Planes would be the perfect setting for limbo. I’m on one again, this time headed for Tokyo. I went home for the semester break and spent most of it with Emily in East Lansing. Actually, most of the time I wasn’t with her because she was either studying or in class. It wasn’t very fortuitous that she had a midterm on my departure date, so I extended my ticket two more days so that we could spend a little bit of time together when she wouldn’t be so stressed. It wasn’t meant to be, though, as she had another test to prepare for, and as they usually tend to do in law school, the professors just piled on more work. Last night I decided to go to Red Robin (the casual dining restaurant best known for its gourmet burgers and bottomless steak fries) because I had a free burger coupon to use that my aunt got me for my birthday by signing up for their online burger club or something. Emily was busy stressing, which in turn was stressing me out considering it was my last night and all, so I grabbed my book and set off for Red Robin by myself around 9:15pm in pursuit of a burger, cherry coke, bottomless fries, and some good ole’ peppy Americana atmosphere. Sporting the same dirty sweatpants I’d worn to the gym several hours earlier, I hopped into the borrowed Lexus from dad and made off into the night with my trusty mapquest directions. The trip should’ve only taken 15 minutes, but the directions weren’t as trusty as I’d hoped, and when faced with either getting onto N. Creyts Rd. to make a right onto S. Creyts, or to just get off at S. Creyts, it gets a little hairy, and the next thing I knew I was lost. It was a challenge working up the motivation to go to Red Robin in the first place since it’s a lonely experience eating out by yourself, it wasn’t exactly around the block, and most of all, I’m lazy, which is ironically what prompted the decision in the first place since it seemed like an easier alternative to cooking for myself. The trip wasn’t 15 minutes at all, and as the clock clicked towards 10, Red Robin’s bedtime, I started to get nervous I wouldn’t make it and that all would be in vain. Somehow I wound up in the boonies, doubled back to civilization, but accidentally turned the wrong way onto a poorly labeled Saginaw Rd, and when unbeknownst to me I was a mere one block away, I called up the restaurant to check my coordinates. By this time it was 9:46pm, and to my devastation, a callow male voice on the other end of the line informed me they’d already broken down the kitchen since nobody had been in the restaurant for the previous half hour. It didn’t help matters that my gas needle was now resting on empty, gas for under 3 bucks a gallon is impossible to find in Lansing, and I was too cheap to eat anywhere else.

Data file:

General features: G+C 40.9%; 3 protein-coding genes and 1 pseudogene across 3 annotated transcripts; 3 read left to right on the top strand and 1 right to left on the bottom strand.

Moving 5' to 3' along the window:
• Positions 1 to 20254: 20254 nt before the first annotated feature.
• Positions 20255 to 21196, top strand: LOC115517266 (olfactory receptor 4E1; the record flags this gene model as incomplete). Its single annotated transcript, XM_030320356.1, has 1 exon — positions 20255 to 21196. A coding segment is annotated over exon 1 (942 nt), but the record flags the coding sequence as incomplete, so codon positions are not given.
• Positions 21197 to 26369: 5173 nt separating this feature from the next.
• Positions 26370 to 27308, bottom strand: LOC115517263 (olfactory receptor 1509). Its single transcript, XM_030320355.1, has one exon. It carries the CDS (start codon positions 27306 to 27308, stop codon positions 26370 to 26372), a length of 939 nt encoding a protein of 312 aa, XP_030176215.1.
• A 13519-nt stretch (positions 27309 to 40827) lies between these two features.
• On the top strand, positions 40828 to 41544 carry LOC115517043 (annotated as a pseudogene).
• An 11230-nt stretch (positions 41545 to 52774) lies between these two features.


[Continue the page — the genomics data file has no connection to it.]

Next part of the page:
Back on the plane, I attempt to doze off, but my body and mind are periodically overcome with sensations of acute awareness that I could die at any moment. This plane is but a man-made creation and therefore fallible like man himself. My sense of smell becomes strikingly clear, there’s a tingling in the bridge; my ears get lighter and capture sounds ordinarily beyond the sensory, and my heart rises a few millimeters in my chest. What kind of life would mine turn out to be if it were to end now? How would I stack up? Clamoring through the clouds as close to heaven as I’m ever gonna get in this material body of mine, my thoughts at times transcend a capacity for words, hovering around abstract unfathomables like the infinite - too great for my humble brain – before plunging back down into the reality of the paltry; things like Red Robin, gas prices, and 8 more hours to go on this stinkin’ plane.